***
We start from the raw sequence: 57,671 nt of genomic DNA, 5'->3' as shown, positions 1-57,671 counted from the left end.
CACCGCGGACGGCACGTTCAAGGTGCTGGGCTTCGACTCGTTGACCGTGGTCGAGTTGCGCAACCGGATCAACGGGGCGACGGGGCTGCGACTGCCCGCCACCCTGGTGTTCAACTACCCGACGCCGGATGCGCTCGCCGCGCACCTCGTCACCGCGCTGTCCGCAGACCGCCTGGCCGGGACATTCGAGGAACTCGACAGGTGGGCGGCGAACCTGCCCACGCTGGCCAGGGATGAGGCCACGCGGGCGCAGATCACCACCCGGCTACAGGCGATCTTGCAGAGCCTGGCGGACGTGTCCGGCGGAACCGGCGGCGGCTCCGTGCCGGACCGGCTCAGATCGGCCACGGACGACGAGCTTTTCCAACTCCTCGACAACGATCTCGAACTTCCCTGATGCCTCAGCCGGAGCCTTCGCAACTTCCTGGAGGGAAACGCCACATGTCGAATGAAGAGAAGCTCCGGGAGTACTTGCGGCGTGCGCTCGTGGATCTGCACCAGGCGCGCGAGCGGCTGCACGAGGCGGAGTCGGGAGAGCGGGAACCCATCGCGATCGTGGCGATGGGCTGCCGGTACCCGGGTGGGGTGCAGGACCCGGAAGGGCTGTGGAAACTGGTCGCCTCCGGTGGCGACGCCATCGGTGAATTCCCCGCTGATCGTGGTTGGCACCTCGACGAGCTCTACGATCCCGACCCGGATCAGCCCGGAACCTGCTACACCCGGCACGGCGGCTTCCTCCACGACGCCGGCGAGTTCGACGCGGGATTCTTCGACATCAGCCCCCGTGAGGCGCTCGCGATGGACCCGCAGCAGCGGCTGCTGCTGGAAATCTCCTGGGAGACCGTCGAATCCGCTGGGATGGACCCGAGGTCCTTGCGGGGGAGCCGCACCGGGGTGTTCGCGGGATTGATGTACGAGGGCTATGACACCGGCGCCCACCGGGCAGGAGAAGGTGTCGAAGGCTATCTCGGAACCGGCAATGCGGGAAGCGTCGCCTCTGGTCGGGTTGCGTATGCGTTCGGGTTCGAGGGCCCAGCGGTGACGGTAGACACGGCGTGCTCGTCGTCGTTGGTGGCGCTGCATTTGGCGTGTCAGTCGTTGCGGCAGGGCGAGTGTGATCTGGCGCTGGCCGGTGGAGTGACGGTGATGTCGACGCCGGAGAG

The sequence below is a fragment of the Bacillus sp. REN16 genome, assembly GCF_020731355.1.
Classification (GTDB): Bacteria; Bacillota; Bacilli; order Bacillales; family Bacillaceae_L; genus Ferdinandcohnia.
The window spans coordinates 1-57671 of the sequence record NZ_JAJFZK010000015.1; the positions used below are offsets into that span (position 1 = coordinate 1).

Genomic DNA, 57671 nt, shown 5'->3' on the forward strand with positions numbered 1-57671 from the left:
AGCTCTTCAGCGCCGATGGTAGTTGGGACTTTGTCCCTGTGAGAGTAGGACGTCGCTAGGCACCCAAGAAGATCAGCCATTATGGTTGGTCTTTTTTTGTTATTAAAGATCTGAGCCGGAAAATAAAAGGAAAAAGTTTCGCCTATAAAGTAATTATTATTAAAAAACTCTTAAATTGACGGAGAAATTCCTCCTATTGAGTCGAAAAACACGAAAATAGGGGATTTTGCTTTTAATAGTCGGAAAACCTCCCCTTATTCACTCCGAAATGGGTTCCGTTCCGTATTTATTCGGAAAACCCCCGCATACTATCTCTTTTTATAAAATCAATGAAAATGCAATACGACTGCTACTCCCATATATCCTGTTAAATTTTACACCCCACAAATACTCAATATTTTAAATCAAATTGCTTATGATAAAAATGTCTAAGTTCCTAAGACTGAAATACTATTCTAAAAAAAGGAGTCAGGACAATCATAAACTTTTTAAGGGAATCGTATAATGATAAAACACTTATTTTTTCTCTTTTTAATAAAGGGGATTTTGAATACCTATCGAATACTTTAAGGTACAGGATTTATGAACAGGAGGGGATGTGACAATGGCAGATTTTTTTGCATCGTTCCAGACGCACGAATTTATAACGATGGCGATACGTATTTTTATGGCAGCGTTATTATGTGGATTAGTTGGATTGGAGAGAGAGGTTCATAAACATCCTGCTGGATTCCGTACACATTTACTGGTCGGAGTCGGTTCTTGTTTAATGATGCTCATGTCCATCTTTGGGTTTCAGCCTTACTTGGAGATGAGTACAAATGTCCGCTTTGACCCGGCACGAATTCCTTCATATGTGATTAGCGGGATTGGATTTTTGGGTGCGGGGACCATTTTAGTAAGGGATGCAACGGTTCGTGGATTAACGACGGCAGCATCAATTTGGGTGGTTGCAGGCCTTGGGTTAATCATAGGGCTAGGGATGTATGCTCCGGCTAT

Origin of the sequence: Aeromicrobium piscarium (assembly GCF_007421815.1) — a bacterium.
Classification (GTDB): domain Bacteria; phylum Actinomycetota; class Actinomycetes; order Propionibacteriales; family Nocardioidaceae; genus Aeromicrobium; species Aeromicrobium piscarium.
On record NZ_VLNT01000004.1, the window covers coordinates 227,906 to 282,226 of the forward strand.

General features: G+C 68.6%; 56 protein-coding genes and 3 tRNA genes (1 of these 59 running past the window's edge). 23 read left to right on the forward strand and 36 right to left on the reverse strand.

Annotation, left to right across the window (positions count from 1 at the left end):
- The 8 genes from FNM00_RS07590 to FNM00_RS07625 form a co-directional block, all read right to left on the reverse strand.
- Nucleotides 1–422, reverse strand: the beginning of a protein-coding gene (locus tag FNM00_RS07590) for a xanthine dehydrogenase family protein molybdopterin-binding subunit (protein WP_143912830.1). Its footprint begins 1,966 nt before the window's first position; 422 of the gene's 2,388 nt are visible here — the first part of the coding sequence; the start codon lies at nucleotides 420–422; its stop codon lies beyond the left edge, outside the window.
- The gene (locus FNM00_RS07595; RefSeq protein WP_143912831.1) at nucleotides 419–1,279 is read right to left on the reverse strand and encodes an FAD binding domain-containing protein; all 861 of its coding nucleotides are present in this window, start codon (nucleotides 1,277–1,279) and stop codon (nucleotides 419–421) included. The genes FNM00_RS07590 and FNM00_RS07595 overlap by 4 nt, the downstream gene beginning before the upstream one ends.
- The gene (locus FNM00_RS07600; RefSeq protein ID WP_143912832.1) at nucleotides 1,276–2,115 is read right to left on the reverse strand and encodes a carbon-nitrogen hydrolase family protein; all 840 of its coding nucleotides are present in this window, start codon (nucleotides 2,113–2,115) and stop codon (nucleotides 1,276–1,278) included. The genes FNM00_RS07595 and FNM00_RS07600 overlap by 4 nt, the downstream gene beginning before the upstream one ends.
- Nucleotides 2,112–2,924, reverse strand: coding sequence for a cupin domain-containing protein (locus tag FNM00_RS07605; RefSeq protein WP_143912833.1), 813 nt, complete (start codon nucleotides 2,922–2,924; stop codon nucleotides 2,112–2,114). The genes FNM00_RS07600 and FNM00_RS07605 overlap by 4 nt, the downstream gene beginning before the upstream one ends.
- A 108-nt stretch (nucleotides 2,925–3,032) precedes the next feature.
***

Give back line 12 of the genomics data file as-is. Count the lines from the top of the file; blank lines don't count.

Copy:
Annotation, left to right across the window (positions count from 1 at the left end):